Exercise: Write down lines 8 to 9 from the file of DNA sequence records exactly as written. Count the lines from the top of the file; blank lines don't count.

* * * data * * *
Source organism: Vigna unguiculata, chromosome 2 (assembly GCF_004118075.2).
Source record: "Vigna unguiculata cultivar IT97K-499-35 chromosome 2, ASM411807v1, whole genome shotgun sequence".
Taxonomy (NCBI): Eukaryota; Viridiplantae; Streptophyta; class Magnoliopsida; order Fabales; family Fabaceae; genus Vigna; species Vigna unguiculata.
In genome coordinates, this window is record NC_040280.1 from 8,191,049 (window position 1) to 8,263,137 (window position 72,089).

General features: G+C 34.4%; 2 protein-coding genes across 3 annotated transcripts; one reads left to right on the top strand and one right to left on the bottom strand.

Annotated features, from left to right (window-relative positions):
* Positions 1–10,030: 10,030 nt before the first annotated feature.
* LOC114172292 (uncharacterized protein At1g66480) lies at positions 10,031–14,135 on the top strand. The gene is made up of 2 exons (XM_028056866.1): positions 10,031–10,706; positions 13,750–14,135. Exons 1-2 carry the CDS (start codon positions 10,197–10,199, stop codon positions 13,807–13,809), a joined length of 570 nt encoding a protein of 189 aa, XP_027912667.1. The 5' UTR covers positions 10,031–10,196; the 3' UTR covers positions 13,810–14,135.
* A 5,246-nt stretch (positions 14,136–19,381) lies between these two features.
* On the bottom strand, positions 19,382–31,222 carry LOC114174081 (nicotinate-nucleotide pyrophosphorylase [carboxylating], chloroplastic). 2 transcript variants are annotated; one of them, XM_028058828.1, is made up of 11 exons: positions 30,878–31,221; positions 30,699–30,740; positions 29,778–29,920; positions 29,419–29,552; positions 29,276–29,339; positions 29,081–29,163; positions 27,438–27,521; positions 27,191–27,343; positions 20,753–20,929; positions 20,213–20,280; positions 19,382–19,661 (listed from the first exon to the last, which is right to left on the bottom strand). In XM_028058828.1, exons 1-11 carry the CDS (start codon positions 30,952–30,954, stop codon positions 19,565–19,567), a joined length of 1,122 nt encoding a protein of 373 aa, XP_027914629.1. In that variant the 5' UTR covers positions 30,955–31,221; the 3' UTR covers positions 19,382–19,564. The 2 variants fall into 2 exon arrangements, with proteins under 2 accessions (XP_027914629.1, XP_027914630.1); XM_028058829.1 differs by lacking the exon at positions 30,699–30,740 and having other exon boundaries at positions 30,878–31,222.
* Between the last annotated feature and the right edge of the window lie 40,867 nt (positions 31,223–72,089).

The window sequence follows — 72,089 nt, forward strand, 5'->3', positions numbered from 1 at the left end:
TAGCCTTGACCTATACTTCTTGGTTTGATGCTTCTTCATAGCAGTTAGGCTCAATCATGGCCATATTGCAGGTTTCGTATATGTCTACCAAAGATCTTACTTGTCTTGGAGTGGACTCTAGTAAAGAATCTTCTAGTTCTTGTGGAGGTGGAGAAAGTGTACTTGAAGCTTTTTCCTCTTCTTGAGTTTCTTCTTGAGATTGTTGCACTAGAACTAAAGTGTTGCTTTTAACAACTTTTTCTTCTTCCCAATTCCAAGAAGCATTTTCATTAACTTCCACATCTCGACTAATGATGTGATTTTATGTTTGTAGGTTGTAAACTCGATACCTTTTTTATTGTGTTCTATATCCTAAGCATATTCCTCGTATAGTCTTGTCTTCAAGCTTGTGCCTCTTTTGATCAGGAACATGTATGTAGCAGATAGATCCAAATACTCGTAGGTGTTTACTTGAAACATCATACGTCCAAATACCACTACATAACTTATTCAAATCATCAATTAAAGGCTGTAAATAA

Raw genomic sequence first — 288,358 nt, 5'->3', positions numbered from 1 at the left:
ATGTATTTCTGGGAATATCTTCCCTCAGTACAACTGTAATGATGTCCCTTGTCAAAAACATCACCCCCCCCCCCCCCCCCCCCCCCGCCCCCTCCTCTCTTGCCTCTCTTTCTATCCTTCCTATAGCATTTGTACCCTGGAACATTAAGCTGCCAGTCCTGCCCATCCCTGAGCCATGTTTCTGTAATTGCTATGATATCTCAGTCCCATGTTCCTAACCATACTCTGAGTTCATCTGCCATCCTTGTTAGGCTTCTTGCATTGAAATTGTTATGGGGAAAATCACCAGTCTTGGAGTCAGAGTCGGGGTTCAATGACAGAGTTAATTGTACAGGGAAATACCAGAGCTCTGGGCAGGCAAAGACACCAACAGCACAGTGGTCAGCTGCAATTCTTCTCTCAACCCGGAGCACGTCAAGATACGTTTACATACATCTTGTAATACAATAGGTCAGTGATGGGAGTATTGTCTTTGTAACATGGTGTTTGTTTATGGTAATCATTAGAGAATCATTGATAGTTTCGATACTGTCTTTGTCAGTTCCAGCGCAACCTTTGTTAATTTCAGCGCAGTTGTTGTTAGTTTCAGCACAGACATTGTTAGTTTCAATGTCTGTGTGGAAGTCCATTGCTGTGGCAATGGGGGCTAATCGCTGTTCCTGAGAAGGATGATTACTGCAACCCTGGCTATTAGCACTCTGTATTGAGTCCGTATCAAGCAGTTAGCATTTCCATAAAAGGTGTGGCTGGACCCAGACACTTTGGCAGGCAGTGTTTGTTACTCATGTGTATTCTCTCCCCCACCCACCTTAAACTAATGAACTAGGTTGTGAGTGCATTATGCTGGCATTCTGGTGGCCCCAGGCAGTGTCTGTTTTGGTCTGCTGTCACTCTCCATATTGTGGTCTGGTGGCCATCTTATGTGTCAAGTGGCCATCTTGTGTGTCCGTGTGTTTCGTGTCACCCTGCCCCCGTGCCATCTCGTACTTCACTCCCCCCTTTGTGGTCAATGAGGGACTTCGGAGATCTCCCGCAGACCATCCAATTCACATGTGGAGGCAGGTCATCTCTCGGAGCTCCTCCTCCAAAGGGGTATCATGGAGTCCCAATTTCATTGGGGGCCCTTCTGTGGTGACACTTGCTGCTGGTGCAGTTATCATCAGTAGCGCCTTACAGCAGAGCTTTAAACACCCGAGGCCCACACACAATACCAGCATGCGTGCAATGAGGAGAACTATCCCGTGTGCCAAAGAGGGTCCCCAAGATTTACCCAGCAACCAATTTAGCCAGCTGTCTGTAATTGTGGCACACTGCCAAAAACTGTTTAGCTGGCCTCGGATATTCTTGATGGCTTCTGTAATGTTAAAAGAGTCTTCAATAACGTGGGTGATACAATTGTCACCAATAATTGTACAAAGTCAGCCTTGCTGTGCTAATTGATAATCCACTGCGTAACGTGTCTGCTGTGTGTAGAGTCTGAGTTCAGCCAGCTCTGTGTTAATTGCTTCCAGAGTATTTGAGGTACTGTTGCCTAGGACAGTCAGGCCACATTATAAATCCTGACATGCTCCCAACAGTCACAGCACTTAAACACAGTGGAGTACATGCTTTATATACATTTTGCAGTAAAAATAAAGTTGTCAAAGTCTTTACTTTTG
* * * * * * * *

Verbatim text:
* LOC114172292 (uncharacterized protein At1g66480) lies at positions 10,031–14,135 on the top strand. The gene is made up of 2 exons (XM_028056866.1): positions 10,031–10,706; positions 13,750–14,135. Exons 1-2 carry the CDS (start codon positions 10,197–10,199, stop codon positions 13,807–13,809), a joined length of 570 nt encoding a protein of 189 aa, XP_027912667.1. The 5' UTR covers positions 10,031–10,196; the 3' UTR covers positions 13,810–14,135.
* A 5,246-nt stretch (positions 14,136–19,381) lies between these two features.